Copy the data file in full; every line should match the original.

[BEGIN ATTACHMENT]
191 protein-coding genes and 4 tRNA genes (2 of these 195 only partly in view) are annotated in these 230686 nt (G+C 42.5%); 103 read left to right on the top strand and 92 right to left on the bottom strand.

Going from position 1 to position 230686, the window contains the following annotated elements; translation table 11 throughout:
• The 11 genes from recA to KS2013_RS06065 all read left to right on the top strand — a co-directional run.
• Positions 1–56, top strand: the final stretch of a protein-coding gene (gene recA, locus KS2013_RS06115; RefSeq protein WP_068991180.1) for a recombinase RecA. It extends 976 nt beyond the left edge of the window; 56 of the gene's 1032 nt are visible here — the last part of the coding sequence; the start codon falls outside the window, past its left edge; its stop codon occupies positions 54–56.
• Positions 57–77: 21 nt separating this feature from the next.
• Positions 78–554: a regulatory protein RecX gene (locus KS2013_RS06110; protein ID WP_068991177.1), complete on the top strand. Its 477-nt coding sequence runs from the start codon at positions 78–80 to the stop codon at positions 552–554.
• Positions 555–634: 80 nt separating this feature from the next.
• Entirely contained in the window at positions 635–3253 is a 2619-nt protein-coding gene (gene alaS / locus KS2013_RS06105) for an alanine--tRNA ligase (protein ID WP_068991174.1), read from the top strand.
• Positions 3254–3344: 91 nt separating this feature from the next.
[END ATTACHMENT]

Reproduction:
191 protein-coding genes and 4 tRNA genes (2 of these 195 only partly in view) are annotated in these 230686 nt (G+C 42.5%); 103 read left to right on the top strand and 92 right to left on the bottom strand.

Going from position 1 to position 230686, the window contains the following annotated elements; translation table 11 throughout:
• The 11 genes from recA to KS2013_RS06065 all read left to right on the top strand — a co-directional run.
• Positions 1–56, top strand: the final stretch of a protein-coding gene (gene recA, locus KS2013_RS06115; RefSeq protein WP_068991180.1) for a recombinase RecA. It extends 976 nt beyond the left edge of the window; 56 of the gene's 1032 nt are visible here — the last part of the coding sequence; the start codon falls outside the window, past its left edge; its stop codon occupies positions 54–56.
• Positions 57–77: 21 nt separating this feature from the next.
• Positions 78–554: a regulatory protein RecX gene (locus KS2013_RS06110; protein ID WP_068991177.1), complete on the top strand. Its 477-nt coding sequence runs from the start codon at positions 78–80 to the stop codon at positions 552–554.
• Positions 555–634: 80 nt separating this feature from the next.
• Entirely contained in the window at positions 635–3253 is a 2619-nt protein-coding gene (gene alaS / locus KS2013_RS06105) for an alanine--tRNA ligase (protein ID WP_068991174.1), read from the top strand.
• Positions 3254–3344: 91 nt separating this feature from the next.